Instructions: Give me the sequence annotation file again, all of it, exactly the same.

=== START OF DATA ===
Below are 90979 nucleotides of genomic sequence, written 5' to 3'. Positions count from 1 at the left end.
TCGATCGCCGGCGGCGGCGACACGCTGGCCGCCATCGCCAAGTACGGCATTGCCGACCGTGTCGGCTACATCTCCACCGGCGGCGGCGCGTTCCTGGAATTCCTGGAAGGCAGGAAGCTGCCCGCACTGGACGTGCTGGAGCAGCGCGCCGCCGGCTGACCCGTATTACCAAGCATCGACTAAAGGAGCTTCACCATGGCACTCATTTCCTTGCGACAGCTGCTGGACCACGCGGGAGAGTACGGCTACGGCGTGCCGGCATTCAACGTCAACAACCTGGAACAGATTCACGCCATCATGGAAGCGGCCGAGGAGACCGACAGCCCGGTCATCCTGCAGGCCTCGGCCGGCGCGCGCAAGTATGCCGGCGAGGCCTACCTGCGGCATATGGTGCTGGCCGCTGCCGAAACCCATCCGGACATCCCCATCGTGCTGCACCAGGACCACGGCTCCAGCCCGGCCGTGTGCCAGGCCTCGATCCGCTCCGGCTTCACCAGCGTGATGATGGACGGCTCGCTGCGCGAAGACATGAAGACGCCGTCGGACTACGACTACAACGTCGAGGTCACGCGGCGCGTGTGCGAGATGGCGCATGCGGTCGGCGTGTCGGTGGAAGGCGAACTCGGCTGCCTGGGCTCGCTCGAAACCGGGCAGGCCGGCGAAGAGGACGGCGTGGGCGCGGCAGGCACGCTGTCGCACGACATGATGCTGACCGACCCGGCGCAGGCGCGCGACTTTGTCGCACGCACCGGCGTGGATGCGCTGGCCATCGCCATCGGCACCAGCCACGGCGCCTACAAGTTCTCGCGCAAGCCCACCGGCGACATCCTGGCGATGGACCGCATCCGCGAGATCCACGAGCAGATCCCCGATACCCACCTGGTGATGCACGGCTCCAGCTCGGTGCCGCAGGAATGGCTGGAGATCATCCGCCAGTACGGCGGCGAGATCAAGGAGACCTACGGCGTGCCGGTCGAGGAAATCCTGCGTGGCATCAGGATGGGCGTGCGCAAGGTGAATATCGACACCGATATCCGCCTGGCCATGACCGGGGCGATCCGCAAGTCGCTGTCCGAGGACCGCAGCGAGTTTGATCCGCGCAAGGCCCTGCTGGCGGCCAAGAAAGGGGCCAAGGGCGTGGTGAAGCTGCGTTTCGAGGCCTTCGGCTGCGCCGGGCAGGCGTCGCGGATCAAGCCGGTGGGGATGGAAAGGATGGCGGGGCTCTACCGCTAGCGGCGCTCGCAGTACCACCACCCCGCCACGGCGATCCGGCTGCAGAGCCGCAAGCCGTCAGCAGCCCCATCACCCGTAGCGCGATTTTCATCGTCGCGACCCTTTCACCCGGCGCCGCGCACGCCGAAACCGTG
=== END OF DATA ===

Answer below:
Below are 90979 nucleotides of genomic sequence, written 5' to 3'. Positions count from 1 at the left end.
TCGATCGCCGGCGGCGGCGACACGCTGGCCGCCATCGCCAAGTACGGCATTGCCGACCGTGTCGGCTACATCTCCACCGGCGGCGGCGCGTTCCTGGAATTCCTGGAAGGCAGGAAGCTGCCCGCACTGGACGTGCTGGAGCAGCGCGCCGCCGGCTGACCCGTATTACCAAGCATCGACTAAAGGAGCTTCACCATGGCACTCATTTCCTTGCGACAGCTGCTGGACCACGCGGGAGAGTACGGCTACGGCGTGCCGGCATTCAACGTCAACAACCTGGAACAGATTCACGCCATCATGGAAGCGGCCGAGGAGACCGACAGCCCGGTCATCCTGCAGGCCTCGGCCGGCGCGCGCAAGTATGCCGGCGAGGCCTACCTGCGGCATATGGTGCTGGCCGCTGCCGAAACCCATCCGGACATCCCCATCGTGCTGCACCAGGACCACGGCTCCAGCCCGGCCGTGTGCCAGGCCTCGATCCGCTCCGGCTTCACCAGCGTGATGATGGACGGCTCGCTGCGCGAAGACATGAAGACGCCGTCGGACTACGACTACAACGTCGAGGTCACGCGGCGCGTGTGCGAGATGGCGCATGCGGTCGGCGTGTCGGTGGAAGGCGAACTCGGCTGCCTGGGCTCGCTCGAAACCGGGCAGGCCGGCGAAGAGGACGGCGTGGGCGCGGCAGGCACGCTGTCGCACGACATGATGCTGACCGACCCGGCGCAGGCGCGCGACTTTGTCGCACGCACCGGCGTGGATGCGCTGGCCATCGCCATCGGCACCAGCCACGGCGCCTACAAGTTCTCGCGCAAGCCCACCGGCGACATCCTGGCGATGGACCGCATCCGCGAGATCCACGAGCAGATCCCCGATACCCACCTGGTGATGCACGGCTCCAGCTCGGTGCCGCAGGAATGGCTGGAGATCATCCGCCAGTACGGCGGCGAGATCAAGGAGACCTACGGCGTGCCGGTCGAGGAAATCCTGCGTGGCATCAGGATGGGCGTGCGCAAGGTGAATATCGACACCGATATCCGCCTGGCCATGACCGGGGCGATCCGCAAGTCGCTGTCCGAGGACCGCAGCGAGTTTGATCCGCGCAAGGCCCTGCTGGCGGCCAAGAAAGGGGCCAAGGGCGTGGTGAAGCTGCGTTTCGAGGCCTTCGGCTGCGCCGGGCAGGCGTCGCGGATCAAGCCGGTGGGGATGGAAAGGATGGCGGGGCTCTACCGCTAGCGGCGCTCGCAGTACCACCACCCCGCCACGGCGATCCGGCTGCAGAGCCGCAAGCCGTCAGCAGCCCCATCACCCGTAGCGCGATTTTCATCGTCGCGACCCTTTCACCCGGCGCCGCGCACGCCGAAACCGTG